The reason why I am against array-of-arrays approach is that deleting entities would make other entity ids change when a single entity is deleted.

Actual implementation details may wary, but I would like to know which approach would be better performance wise?

Things that I am also interested in (please be as cross-platform as possible, but if needed be, use V8 as an example):

  • How big is the overhead when accessing properties, and how is that implemented under the hoof? Lets say that they are being access from inside the local scope.
  • What is undefined in memory, and how much does it take? I ask this, because in the array-of-arrays approach all of the inner arrays must be of the same length, and if an entity doesn't have a certain component, that field is set to undefined.
share|improve this question

1 Answer 1

up vote 0 down vote accepted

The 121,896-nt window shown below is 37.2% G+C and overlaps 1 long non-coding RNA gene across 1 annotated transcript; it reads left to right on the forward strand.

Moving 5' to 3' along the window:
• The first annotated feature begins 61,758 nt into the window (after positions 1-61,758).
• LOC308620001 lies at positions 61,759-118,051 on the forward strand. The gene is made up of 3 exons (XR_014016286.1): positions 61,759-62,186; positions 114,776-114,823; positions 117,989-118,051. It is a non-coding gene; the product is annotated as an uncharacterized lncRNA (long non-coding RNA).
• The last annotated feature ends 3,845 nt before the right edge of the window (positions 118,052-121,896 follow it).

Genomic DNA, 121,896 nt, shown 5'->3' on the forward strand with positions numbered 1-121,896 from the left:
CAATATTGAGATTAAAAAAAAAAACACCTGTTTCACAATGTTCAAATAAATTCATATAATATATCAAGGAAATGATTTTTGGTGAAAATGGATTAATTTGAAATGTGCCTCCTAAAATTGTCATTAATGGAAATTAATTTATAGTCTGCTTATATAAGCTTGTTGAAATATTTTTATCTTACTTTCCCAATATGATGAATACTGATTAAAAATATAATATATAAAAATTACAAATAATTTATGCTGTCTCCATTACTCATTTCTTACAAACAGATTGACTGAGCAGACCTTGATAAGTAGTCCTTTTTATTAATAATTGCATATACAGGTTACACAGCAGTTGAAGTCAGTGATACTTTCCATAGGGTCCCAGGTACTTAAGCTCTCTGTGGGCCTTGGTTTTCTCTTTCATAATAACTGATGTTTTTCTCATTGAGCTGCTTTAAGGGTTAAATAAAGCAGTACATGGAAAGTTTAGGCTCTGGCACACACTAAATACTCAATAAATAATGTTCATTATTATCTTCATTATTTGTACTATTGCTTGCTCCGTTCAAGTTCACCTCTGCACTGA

Don't worry about the Array. It is an Object in JavaScript i.e. no "real" arrays, it's just the indices are a numeric "names" for the properties of the object (dictionary, hash, map).

The idea is simple, an Array has a length property that allows for loops to know where to stop iterating. By simply removing an element off the Array (remember, it's an Object) the length property doesn't actually change. So...

// create an array object
var array = ['one','two', 'three'];
console.log(array.length); // 3
// these don't actually change the length
delete array['two']; // 'remove' the property with key 'two'
console.log(array.length); // 3
array['two'] = undefined; // put undefined as the value to the property with key 'two'
console.log(array.length); // 3
array.splice(1,1); // remove the second element, and reorder
console.log(array.length); // 2
console.log(array); // ['one','three']
  1. You've got to realize that JavaScript doesn't "work" like you expect. Performance wise objects and arrays are same i.e. arrays are accessed like dictionaries;
  2. Scope is not like other "c style" languages. There are only global and function scopes i.e. no block scope (never write for(var i) inside another for(var i));
  3. undefined in memory takes exactly the same amount as null . The difference is that null is deliberate missing of value, while undefined is just accidental (non-deliberate) missing;